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Newsmakers

Mother Tries to Score Direct Hit With Gobs of Cookies

December 02, 1987|SHIRLEY MARLOW

Judy Koontz wants her 23-year-old son and his friends to have a taste of home this Christmas, so she is baking cookies for them--2,700 oatmeal-chocolate chip cookies for the crew of the frigate Thach in the Persian Gulf. That's a dozen cookies for each of the 225 people on the ship, where her son, Johnny, is a fire control technician. Later this week, the cookies will be express-mailed to Norfolk, Va., and from there will be sent on to the ship in time for Christmas, she said. It took the Lebanon, Ohio, woman about a month to bake the cookies, using 50 pounds of oatmeal, 50 pounds of flour, 100 eggs, 25 large bags of chocolate chips and 25 pounds each of butter, white sugar and brown sugar.

--Elsewhere, Christmas preparations hit a snag. Gene and Peggy Schwartz of Albany, Ore., donated a 50-foot Christmas tree to the city. But their gesture went awry when the blue spruce toppled a crane, downed power lines, broke a water pipe and damaged their garage. "This is a tree the city of Albany probably won't forget," Peggy Schwartz said after the Public Works Department tried unsuccessfully to remove the tree from her front yard. City officials said the tree was too heavy for the crane that was trying to lift it onto a flatbed truck. The crane fell over and the tree landed on the Schwartzes' garage and driveway. The tree broke a water line as it fell and the garage and front yard were flooded. The tree also downed power lines, causing traffic lights at a nearby intersection to malfunction. Morning traffic was backed up for blocks. The couple said they learned several years ago that the tree in their front yard would have to be cut down for the widening of their street, so they offered to donate it to the city as a Christmas tree. Officials said that if the tree was not badly damaged, workers will take it to a parking lot where it will be decorated as the city's official Christmas tree. Next time, they said, workers will use a larger crane.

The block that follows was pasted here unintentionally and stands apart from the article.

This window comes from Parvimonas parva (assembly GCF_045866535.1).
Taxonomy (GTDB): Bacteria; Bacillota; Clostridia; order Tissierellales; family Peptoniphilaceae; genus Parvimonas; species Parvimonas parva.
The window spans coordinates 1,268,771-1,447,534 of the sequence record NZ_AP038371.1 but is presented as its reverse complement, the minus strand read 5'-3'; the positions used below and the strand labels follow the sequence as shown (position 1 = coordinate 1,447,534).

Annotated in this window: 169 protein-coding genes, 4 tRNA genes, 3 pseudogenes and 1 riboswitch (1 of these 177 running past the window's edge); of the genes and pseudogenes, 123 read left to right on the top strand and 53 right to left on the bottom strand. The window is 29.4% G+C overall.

--The Vermont village of Lyndonville has found a new police chief to replace retiring J. Leo Desjardins, but it hasn't located a new police station. Desjardins and his wife, Rosemary, the retiring police dispatcher, ran the department, with the help of a part-time officer, from a renovated wood shed off their kitchen for 22 years. Jim Dziobek, the new chief, won't be working out of his home. Asked where the new station will be, Rosemary Desjardins, 67, said: "They don't have any idea." Desjardins, 70, added: "We are the last of a dying breed. The new ones coming in, they don't want to be bothered with having the department in your home. I don't think there's the dedication anymore."

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